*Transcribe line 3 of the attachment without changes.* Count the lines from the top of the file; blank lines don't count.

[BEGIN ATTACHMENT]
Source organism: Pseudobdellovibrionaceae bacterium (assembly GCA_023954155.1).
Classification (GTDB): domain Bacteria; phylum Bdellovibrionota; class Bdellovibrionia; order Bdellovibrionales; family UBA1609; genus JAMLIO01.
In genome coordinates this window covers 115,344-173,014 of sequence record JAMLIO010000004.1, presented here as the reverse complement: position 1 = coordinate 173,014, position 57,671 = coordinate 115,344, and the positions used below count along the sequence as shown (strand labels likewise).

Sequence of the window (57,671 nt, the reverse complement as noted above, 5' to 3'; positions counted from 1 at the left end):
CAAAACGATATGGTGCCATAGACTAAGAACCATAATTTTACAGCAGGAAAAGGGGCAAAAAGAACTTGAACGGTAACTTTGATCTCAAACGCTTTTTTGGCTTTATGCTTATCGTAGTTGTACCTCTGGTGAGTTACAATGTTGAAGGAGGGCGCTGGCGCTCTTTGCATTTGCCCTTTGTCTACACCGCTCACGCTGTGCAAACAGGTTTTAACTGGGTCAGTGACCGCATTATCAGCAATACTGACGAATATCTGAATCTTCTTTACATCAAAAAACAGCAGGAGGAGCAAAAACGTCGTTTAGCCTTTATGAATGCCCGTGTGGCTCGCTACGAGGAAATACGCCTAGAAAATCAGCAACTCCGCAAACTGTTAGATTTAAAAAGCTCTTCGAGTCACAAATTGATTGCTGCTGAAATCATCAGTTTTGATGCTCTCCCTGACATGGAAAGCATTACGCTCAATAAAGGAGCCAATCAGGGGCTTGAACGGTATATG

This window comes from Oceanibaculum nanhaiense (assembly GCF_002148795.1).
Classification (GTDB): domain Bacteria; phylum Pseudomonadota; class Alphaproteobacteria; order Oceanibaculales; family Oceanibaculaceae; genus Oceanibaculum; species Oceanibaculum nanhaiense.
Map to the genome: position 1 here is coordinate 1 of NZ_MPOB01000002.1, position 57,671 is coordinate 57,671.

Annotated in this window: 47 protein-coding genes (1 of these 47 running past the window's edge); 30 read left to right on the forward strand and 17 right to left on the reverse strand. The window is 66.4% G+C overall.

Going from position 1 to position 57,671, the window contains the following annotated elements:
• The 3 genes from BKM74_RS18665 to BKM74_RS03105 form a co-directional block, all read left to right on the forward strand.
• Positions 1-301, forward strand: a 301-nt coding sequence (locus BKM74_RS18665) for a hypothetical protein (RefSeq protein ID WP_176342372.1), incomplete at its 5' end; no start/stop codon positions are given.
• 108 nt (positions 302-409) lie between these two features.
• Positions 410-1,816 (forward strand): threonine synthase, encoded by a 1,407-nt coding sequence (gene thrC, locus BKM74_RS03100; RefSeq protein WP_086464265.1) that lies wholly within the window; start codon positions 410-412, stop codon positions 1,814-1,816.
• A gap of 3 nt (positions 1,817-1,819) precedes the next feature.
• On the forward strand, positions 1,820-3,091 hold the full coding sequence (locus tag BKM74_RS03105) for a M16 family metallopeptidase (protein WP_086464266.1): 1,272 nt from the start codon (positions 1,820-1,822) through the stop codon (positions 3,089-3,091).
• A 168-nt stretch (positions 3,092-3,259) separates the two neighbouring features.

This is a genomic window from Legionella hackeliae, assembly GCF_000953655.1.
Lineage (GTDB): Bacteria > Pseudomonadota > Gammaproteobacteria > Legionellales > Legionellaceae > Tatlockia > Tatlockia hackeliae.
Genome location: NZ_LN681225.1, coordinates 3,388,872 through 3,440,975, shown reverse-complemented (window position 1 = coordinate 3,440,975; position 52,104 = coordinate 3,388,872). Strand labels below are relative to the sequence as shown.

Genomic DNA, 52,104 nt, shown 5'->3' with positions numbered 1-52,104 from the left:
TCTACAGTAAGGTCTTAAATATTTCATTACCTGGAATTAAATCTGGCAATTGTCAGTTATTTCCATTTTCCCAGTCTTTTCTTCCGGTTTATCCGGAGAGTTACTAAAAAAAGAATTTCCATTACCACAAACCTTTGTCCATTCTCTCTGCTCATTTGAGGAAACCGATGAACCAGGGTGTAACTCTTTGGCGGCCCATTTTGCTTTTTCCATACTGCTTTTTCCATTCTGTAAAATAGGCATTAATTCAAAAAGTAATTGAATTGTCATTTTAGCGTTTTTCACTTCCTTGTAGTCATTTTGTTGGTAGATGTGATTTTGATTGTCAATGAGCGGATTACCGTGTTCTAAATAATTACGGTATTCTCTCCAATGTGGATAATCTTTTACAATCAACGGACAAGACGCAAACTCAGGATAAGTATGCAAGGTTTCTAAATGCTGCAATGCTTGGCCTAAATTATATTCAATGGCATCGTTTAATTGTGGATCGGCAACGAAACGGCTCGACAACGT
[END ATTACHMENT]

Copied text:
In genome coordinates this window covers 115,344-173,014 of sequence record JAMLIO010000004.1, presented here as the reverse complement: position 1 = coordinate 173,014, position 57,671 = coordinate 115,344, and the positions used below count along the sequence as shown (strand labels likewise).